The disparate visuals are complimented by brief paragraphs of easy-to-read text, which in turn are broken up by enlarged, colourful fonts that further assist in capturing the students’ attention.
What challenges do you think teachers face and how can this resource solve these challenges?
An ongoing challenge that teachers face is being able to capture the attention of an entire classroom at the same time. Differing student abilities and interests make this a tricky problem to overcome.
The Weird and Wonderful World of Words aims to address this by stepping quickly and lightly from one topic to the next, all the while in a colourful, bright and visually engaging way. If a reader happens to baulk at a page of less-than-appealing subject matter, the clear and concise text allows them to move swiftly on to the next topic of interest.
Is there anyone you would like to acknowledge and thank for making this product the success it is?
We’d like to thank Lorna Hendry for her outstanding editorial work on this book. She was instrumental in tidying up the overall aesthetic of the book, which was no small feat given the multitude of visual elements being used. So to Lorna, a hearty thank you!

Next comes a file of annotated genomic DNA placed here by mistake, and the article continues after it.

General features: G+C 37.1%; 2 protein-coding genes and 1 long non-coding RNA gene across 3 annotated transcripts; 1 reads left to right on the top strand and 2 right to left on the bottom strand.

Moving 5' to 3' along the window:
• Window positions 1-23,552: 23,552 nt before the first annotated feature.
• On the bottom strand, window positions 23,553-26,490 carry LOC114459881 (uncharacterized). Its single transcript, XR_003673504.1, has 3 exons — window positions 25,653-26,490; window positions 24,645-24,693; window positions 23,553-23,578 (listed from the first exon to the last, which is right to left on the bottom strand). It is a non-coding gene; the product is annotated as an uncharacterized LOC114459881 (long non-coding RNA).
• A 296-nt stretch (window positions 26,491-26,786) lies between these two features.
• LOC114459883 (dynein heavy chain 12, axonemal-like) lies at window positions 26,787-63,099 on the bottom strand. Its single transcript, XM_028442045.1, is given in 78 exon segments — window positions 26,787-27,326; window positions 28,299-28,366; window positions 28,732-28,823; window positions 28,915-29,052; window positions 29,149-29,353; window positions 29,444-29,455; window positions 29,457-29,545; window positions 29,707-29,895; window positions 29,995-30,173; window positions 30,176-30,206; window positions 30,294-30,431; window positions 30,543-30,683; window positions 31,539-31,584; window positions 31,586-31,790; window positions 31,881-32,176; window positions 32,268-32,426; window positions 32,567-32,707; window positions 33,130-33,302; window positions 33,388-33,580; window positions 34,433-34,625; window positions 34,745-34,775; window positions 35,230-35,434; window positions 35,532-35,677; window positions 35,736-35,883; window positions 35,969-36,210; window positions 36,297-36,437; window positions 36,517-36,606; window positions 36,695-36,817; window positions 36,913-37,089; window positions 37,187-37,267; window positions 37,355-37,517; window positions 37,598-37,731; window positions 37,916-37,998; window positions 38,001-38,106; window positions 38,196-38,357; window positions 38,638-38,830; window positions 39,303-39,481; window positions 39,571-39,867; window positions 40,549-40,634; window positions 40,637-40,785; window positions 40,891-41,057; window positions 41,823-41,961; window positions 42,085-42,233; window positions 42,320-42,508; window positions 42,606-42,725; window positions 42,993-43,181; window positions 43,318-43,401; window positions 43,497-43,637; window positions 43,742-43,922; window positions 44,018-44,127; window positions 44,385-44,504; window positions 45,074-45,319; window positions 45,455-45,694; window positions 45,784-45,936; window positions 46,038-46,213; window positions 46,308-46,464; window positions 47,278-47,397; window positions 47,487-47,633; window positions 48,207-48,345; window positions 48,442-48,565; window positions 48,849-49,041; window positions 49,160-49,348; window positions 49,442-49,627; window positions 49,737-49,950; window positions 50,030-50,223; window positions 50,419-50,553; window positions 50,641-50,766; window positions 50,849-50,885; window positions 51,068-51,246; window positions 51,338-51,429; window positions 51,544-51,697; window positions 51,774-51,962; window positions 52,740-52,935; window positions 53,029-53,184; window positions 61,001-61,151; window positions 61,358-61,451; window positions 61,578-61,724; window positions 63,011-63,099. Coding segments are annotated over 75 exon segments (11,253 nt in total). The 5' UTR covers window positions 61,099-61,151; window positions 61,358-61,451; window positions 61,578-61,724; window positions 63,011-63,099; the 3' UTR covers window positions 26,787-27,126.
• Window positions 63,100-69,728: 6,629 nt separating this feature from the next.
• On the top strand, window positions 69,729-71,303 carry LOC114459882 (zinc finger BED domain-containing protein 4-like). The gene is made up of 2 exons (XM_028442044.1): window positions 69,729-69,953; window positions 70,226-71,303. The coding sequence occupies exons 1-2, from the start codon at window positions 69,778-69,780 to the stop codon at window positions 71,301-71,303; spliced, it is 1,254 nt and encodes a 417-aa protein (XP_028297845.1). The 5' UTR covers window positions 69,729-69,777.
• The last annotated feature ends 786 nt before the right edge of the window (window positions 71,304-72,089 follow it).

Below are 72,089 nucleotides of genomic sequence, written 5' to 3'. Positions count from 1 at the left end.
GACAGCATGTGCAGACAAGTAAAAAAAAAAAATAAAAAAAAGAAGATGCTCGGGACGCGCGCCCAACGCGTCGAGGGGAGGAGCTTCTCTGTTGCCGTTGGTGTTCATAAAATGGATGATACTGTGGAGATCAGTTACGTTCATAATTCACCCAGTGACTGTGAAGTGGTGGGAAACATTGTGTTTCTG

Good luck and all the best to the Wild Dog Books team!
The Educational Publishing Awards are held at The Pavilion, Arts Centre Melbourne on Wednesday, 20 September 2017.
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The Educational Publishing Awards are committed to rewarding excellence and innovation in the publishing industry at primary, secondary and tertiary levels. We have put together a series of interviews with the publishers, editors and individuals involved in the creation and development of educational resources.